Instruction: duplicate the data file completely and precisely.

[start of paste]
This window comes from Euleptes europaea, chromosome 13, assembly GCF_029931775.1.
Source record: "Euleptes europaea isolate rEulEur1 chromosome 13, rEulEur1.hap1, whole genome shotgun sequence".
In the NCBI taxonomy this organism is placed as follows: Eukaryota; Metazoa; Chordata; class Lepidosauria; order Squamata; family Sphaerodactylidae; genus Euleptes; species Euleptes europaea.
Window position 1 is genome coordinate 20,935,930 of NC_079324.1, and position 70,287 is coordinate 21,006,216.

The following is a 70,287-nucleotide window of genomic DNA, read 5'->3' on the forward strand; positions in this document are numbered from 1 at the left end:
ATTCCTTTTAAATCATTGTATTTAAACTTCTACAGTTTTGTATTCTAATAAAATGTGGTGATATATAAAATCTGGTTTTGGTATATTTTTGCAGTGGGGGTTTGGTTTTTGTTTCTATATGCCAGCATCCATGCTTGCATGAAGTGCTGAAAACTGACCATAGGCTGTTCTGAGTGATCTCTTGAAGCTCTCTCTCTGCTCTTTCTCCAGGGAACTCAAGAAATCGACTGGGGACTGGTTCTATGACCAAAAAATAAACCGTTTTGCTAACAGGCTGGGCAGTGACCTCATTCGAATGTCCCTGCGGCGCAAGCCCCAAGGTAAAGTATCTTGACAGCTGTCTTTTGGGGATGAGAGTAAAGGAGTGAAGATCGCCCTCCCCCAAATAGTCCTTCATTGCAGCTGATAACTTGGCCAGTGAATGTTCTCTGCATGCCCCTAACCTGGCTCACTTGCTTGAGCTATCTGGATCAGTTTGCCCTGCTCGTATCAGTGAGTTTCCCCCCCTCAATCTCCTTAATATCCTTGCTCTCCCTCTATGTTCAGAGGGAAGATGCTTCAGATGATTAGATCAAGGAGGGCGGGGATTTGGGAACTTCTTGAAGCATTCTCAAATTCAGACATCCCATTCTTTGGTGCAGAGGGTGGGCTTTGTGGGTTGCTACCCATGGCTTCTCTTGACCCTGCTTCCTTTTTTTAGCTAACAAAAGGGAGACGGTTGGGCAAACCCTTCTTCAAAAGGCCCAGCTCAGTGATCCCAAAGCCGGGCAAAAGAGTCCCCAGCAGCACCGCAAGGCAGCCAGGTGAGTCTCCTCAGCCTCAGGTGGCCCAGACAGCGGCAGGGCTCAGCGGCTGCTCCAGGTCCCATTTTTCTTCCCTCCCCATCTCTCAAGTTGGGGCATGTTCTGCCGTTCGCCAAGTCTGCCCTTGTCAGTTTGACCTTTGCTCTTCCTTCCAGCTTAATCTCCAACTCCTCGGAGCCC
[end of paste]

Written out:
This window comes from Euleptes europaea, chromosome 13, assembly GCF_029931775.1.
Source record: "Euleptes europaea isolate rEulEur1 chromosome 13, rEulEur1.hap1, whole genome shotgun sequence".
In the NCBI taxonomy this organism is placed as follows: Eukaryota; Metazoa; Chordata; class Lepidosauria; order Squamata; family Sphaerodactylidae; genus Euleptes; species Euleptes europaea.
Window position 1 is genome coordinate 20,935,930 of NC_079324.1, and position 70,287 is coordinate 21,006,216.

The following is a 70,287-nucleotide window of genomic DNA, read 5'->3' on the forward strand; positions in this document are numbered from 1 at the left end:
ATTCCTTTTAAATCATTGTATTTAAACTTCTACAGTTTTGTATTCTAATAAAATGTGGTGATATATAAAATCTGGTTTTGGTATATTTTTGCAGTGGGGGTTTGGTTTTTGTTTCTATATGCCAGCATCCATGCTTGCATGAAGTGCTGAAAACTGACCATAGGCTGTTCTGAGTGATCTCTTGAAGCTCTCTCTCTGCTCTTTCTCCAGGGAACTCAAGAAATCGACTGGGGACTGGTTCTATGACCAAAAAATAAACCGTTTTGCTAACAGGCTGGGCAGTGACCTCATTCGAATGTCCCTGCGGCGCAAGCCCCAAGGTAAAGTATCTTGACAGCTGTCTTTTGGGGATGAGAGTAAAGGAGTGAAGATCGCCCTCCCCCAAATAGTCCTTCATTGCAGCTGATAACTTGGCCAGTGAATGTTCTCTGCATGCCCCTAACCTGGCTCACTTGCTTGAGCTATCTGGATCAGTTTGCCCTGCTCGTATCAGTGAGTTTCCCCCCCTCAATCTCCTTAATATCCTTGCTCTCCCTCTATGTTCAGAGGGAAGATGCTTCAGATGATTAGATCAAGGAGGGCGGGGATTTGGGAACTTCTTGAAGCATTCTCAAATTCAGACATCCCATTCTTTGGTGCAGAGGGTGGGCTTTGTGGGTTGCTACCCATGGCTTCTCTTGACCCTGCTTCCTTTTTTTAGCTAACAAAAGGGAGACGGTTGGGCAAACCCTTCTTCAAAAGGCCCAGCTCAGTGATCCCAAAGCCGGGCAAAAGAGTCCCCAGCAGCACCGCAAGGCAGCCAGGTGAGTCTCCTCAGCCTCAGGTGGCCCAGACAGCGGCAGGGCTCAGCGGCTGCTCCAGGTCCCATTTTTCTTCCCTCCCCATCTCTCAAGTTGGGGCATGTTCTGCCGTTCGCCAAGTCTGCCCTTGTCAGTTTGACCTTTGCTCTTCCTTCCAGCTTAATCTCCAACTCCTCGGAGCCC